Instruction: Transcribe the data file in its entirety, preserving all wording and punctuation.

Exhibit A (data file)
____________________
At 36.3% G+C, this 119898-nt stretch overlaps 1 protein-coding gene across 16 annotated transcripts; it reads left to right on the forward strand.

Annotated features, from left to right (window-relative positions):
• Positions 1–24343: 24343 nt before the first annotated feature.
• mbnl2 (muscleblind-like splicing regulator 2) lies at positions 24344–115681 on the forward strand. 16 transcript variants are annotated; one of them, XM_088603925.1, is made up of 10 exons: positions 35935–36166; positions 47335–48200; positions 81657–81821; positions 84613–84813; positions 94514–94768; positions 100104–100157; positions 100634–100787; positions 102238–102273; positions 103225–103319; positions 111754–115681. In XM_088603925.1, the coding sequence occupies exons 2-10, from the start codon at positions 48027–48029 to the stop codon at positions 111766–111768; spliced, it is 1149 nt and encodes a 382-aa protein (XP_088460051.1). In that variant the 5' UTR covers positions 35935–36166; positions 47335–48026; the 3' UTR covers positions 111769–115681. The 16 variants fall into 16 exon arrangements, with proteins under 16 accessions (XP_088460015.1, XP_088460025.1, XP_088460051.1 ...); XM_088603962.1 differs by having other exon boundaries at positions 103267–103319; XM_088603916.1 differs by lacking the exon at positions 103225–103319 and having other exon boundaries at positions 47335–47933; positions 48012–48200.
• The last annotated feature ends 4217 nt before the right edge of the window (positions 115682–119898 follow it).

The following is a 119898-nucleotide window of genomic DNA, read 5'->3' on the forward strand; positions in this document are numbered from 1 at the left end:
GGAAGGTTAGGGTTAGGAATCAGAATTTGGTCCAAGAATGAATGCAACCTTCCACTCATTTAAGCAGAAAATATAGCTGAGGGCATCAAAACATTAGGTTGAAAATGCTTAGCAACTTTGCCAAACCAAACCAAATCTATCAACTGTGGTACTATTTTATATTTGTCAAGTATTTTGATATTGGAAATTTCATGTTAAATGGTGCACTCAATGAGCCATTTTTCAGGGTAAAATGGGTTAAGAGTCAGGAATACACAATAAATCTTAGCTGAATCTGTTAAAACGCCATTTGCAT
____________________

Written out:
At 36.3% G+C, this 119898-nt stretch overlaps 1 protein-coding gene across 16 annotated transcripts; it reads left to right on the forward strand.

Annotated features, from left to right (window-relative positions):
• Positions 1–24343: 24343 nt before the first annotated feature.
• mbnl2 (muscleblind-like splicing regulator 2) lies at positions 24344–115681 on the forward strand. 16 transcript variants are annotated; one of them, XM_088603925.1, is made up of 10 exons: positions 35935–36166; positions 47335–48200; positions 81657–81821; positions 84613–84813; positions 94514–94768; positions 100104–100157; positions 100634–100787; positions 102238–102273; positions 103225–103319; positions 111754–115681. In XM_088603925.1, the coding sequence occupies exons 2-10, from the start codon at positions 48027–48029 to the stop codon at positions 111766–111768; spliced, it is 1149 nt and encodes a 382-aa protein (XP_088460051.1). In that variant the 5' UTR covers positions 35935–36166; positions 47335–48026; the 3' UTR covers positions 111769–115681. The 16 variants fall into 16 exon arrangements, with proteins under 16 accessions (XP_088460015.1, XP_088460025.1, XP_088460051.1 ...); XM_088603962.1 differs by having other exon boundaries at positions 103267–103319; XM_088603916.1 differs by lacking the exon at positions 103225–103319 and having other exon boundaries at positions 47335–47933; positions 48012–48200.
• The last annotated feature ends 4217 nt before the right edge of the window (positions 115682–119898 follow it).

The following is a 119898-nucleotide window of genomic DNA, read 5'->3' on the forward strand; positions in this document are numbered from 1 at the left end:
GGAAGGTTAGGGTTAGGAATCAGAATTTGGTCCAAGAATGAATGCAACCTTCCACTCATTTAAGCAGAAAATATAGCTGAGGGCATCAAAACATTAGGTTGAAAATGCTTAGCAACTTTGCCAAACCAAACCAAATCTATCAACTGTGGTACTATTTTATATTTGTCAAGTATTTTGATATTGGAAATTTCATGTTAAATGGTGCACTCAATGAGCCATTTTTCAGGGTAAAATGGGTTAAGAGTCAGGAATACACAATAAATCTTAGCTGAATCTGTTAAAACGCCATTTGCAT